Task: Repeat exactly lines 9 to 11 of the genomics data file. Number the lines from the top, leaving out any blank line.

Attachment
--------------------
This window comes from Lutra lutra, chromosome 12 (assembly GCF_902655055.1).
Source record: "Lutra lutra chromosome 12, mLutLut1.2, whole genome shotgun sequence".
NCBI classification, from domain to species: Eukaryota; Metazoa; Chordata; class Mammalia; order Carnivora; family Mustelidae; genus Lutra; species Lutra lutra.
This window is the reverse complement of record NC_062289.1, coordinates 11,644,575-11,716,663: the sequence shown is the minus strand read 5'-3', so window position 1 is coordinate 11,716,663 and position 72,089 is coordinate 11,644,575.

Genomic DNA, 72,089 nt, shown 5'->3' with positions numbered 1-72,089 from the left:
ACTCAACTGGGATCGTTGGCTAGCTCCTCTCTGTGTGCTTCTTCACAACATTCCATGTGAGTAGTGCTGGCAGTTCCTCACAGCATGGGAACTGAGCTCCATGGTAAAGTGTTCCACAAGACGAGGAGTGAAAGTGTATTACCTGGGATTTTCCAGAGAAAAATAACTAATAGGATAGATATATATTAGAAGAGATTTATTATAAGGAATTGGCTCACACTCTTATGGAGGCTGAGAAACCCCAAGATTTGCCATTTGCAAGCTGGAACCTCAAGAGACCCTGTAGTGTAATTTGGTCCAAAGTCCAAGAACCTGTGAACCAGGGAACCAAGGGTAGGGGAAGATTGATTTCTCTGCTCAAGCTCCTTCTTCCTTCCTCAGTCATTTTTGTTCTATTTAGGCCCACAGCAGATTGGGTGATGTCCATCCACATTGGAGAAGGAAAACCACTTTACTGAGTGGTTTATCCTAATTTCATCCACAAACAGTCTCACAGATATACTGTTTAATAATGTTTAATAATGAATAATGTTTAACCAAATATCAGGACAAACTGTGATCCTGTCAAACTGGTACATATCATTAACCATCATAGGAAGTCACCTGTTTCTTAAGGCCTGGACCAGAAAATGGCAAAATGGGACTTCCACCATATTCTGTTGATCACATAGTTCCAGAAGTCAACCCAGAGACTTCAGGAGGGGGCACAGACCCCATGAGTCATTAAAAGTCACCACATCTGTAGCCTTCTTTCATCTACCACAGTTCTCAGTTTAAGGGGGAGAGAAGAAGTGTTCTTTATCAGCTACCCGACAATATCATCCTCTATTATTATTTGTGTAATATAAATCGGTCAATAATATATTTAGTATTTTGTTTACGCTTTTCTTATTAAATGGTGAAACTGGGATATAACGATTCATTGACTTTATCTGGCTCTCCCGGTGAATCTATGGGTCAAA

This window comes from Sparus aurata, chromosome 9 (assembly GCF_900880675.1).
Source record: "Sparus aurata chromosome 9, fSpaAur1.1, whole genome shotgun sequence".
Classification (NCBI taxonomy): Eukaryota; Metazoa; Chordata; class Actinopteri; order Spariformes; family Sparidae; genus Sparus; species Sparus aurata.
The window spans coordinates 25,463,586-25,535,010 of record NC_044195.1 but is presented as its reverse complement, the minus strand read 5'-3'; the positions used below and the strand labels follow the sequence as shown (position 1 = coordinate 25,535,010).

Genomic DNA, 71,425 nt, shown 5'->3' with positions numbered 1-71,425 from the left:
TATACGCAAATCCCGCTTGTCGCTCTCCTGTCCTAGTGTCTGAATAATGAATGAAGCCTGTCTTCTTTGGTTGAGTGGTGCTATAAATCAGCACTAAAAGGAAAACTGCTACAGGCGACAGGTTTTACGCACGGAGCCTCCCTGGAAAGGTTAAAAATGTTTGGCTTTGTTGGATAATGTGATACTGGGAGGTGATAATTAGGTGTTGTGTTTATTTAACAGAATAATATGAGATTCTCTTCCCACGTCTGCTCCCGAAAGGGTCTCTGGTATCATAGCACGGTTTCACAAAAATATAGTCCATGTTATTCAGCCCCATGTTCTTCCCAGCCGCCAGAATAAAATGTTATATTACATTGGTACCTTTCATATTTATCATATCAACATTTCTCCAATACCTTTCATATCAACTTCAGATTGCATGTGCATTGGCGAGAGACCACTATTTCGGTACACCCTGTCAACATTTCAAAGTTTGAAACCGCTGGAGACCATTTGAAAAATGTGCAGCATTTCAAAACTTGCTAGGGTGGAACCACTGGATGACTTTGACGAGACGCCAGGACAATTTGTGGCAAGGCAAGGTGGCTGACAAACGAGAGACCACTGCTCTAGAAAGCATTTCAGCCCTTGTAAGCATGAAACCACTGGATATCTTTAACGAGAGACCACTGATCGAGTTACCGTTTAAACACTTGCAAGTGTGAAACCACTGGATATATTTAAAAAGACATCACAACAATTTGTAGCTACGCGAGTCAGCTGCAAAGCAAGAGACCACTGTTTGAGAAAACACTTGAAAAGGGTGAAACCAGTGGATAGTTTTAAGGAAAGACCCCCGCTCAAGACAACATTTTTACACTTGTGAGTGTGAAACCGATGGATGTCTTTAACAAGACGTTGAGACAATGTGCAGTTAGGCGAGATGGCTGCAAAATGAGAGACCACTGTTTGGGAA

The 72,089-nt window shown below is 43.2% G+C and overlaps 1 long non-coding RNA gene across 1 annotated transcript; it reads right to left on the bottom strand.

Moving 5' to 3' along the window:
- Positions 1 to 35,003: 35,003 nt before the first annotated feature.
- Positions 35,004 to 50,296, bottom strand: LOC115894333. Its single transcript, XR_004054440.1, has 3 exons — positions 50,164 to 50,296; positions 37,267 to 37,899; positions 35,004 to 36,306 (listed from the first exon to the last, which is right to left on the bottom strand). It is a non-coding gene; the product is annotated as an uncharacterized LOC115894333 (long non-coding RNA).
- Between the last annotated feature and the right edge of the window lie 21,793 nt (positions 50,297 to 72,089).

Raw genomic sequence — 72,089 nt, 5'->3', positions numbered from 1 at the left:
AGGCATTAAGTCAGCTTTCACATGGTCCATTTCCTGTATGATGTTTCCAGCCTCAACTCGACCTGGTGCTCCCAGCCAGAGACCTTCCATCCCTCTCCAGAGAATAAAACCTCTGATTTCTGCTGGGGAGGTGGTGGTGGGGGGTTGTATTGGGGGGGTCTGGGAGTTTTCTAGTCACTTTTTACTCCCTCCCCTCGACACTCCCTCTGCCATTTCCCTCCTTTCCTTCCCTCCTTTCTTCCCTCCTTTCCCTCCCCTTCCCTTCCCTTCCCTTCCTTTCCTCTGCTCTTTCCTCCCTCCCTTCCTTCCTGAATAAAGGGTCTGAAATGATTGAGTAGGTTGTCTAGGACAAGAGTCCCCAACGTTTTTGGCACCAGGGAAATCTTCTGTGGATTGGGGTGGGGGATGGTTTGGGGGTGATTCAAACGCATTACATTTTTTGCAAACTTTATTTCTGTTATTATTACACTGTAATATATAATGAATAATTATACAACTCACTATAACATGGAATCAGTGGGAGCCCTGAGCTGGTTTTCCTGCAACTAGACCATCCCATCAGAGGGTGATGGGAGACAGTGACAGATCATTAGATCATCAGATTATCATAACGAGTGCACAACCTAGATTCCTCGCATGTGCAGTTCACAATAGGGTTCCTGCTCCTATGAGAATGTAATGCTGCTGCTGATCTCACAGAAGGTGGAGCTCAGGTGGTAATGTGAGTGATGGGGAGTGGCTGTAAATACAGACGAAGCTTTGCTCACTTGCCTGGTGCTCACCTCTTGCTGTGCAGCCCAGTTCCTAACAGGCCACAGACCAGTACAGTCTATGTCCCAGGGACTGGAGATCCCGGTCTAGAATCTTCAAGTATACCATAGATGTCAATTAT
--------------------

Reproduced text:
Classification (NCBI taxonomy): Eukaryota; Metazoa; Chordata; class Actinopteri; order Spariformes; family Sparidae; genus Sparus; species Sparus aurata.
The window spans coordinates 25,463,586-25,535,010 of record NC_044195.1 but is presented as its reverse complement, the minus strand read 5'-3'; the positions used below and the strand labels follow the sequence as shown (position 1 = coordinate 25,535,010).

Genomic DNA, 71,425 nt, shown 5'->3' with positions numbered 1-71,425 from the left: